Known as the "Ocean State," Rhode Island is the smallest state in the country some forty-eight miles long by thirty-seven miles wide with the beautiful Narragansett Bay cutting the state almost in half. As a major part of New England, Rhode Island maintains its own distinct identity, supported by a great sense of independence. Founded in 1636 as a religious retreat, "Rhode Island quickly became a safe haven for many religious and political groups and due to its miles of coastline along Narragansett Bay and the Atlantic Ocean, the state rapidly became the main center during Colonial times for the shipbuilding industry" (McLoughlin, 56).
Historically, Rhode Island is quite unique as compared to other U.S. states for several reasons. First, as a colony, Rhode Island broke away from Great Britain on May 4, 1776, a full two months before the other colonies supported the Declaration of Independence. Following the Revolutionary War, Rhode Island refused to join the union, thus becoming the last colony to ratify the U.S. Constitution in 1790. This tendency for stubbornness continued well into the 20th century, for "when the rest of the states approved the Volstead Act which brought about Prohibition, Rhode Island was one of two states to reject it. This soon made it possible for the state to take up, although illegally, bootlegging on a large scale" (McLoughlin, 67).
In addition, Rhode Island has been called the birthplace of the Industrial Revolution in America, due to its numerous rivers which could be harnessed for powering factories. In 1790, the first successful cotton-making operation commenced; in 1814, the first power loom was developed, and by 1820, the textile industry was created and provided a decent living for thousands of immigrants, such as those from Canada, Ireland, England and Italy, the same ethnic groups that make up a good portion of today's population in Rhode Island.
In order to appreciate the economic status of Rhode Island, we must take a brief look at its past which highly influenced every aspect of its current economy. First of all, Rhode Island's economic development has witnessed many changes within the past two hundred years and has gone through numerous important phases. During the 17th and 18th centuries, agriculture (agrarian system) was the dominant source of revenue and employment, but within several decades of the founding of the colony, the agricultural output was surpassed by exportable commodities, such as livestock, meat, lumber, fruits and vegetables and dairy products, all of which were exported to the Caribbean and to other colonies located along the Atlantic Seaboard.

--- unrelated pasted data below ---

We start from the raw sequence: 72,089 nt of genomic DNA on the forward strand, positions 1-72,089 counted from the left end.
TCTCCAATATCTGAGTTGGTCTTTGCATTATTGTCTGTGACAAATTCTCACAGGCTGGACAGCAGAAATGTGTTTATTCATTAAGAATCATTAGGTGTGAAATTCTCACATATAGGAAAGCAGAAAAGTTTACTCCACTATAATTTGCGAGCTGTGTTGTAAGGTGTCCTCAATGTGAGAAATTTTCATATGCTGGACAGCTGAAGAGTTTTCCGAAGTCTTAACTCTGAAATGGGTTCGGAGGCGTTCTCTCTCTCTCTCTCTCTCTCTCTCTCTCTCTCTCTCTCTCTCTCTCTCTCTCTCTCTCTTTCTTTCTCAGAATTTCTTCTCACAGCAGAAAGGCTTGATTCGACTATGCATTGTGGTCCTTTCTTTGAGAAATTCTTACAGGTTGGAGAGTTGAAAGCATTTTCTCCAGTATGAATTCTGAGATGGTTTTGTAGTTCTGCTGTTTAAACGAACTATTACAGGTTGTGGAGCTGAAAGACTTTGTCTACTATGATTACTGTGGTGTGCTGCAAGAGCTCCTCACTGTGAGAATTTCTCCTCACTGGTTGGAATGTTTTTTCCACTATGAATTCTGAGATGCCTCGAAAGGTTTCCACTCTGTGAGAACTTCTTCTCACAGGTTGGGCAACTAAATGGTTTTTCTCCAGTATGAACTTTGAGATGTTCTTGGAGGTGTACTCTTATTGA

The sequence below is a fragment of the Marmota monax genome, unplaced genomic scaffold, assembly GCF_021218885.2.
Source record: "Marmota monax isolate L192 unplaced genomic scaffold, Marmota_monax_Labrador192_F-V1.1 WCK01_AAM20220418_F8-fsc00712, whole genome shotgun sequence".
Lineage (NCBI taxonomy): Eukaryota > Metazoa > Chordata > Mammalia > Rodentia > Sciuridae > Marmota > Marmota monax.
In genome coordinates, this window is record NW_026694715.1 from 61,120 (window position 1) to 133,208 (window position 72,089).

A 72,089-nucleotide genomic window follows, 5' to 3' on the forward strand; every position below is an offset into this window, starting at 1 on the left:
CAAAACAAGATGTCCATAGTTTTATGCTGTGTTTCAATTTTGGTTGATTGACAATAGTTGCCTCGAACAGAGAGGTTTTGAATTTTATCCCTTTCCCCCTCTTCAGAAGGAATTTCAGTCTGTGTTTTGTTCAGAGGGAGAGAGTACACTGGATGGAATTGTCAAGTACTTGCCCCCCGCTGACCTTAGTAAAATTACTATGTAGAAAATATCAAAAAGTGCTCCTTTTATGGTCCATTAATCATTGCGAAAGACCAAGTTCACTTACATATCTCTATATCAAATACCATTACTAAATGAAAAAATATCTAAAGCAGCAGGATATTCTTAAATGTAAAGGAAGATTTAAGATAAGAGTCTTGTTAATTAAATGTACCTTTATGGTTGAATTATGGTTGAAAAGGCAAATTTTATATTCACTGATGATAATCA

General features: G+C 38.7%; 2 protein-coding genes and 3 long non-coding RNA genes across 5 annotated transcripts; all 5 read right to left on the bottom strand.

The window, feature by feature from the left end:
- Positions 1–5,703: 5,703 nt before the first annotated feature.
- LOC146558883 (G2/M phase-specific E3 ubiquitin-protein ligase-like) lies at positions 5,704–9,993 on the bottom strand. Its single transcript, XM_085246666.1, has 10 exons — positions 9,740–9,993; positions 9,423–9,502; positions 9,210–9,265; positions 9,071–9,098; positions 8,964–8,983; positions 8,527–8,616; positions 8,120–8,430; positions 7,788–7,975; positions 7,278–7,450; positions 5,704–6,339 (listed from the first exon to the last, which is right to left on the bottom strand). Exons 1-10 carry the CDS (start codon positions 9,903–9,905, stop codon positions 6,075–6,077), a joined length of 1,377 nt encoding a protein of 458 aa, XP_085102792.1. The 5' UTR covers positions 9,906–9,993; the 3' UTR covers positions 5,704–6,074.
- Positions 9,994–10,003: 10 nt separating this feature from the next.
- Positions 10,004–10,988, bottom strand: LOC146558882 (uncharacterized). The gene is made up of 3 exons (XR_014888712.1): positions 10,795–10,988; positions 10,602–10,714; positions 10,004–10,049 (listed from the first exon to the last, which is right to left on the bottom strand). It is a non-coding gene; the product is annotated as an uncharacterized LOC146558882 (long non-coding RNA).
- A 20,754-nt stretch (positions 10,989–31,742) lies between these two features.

Since agriculture served as the foundation for Rhode Island's commerce in the 18th century, the merchants of the colony quickly diversified their products and developed a thriving merchant trading system, due in part to Rhode Island's Narragansett Bay with its four hundred miles of irregular coastline. The most important product imported during this period was molasses from the Caribbean which was mainly used as a distillation for rum which was then used as a kind of barter for the import of slaves from Africa. In respect to slaves, Rhode Island was no different than its colonial neighbors, but when the colony adopted its state constitution, it banned slavery, a move that placed Rhode Island far ahead of the other colonies which allowed slavery.
After the American Revolution, the economy of the colony experienced a radical shift, due to its independence from the English mercantile system and the rise of manufacturing in Providence, the current state capitol. With the Industrial Revolution, Rhode Island became a major manufacturing state, mostly in the form of cotton yarn, processed by waterpower for the first time in American history. By the mid-1800's, cotton production has displaced ordinary commerce and became the base of Rhode Island's economic system.
Also during this time, the production of wool expanded which increased the need for textile machinery. Another important industry which still exists even today was the manufacture of precious metals, such as gold and silver. Thus, for more than a century, these three industries dominated Rhode Island's economy and made many Rhode Islanders wealthy and prosperous.
A very important development linked to these industries was the creation of a "post-industrial phase in which Rhode Islanders were gainfully employed in trade and service positions, a trend which continues to this very day" (Kellner, 167). In today's Rhode Island, the metals and machinery industries employs well over 30% of the workforce and includes iron and steel foundries, fabricated metals, machinery and electrical equipment. Some of newer industries include electronics, instrumentation, chemicals, plastics and transportation equipment (Thompson, 89).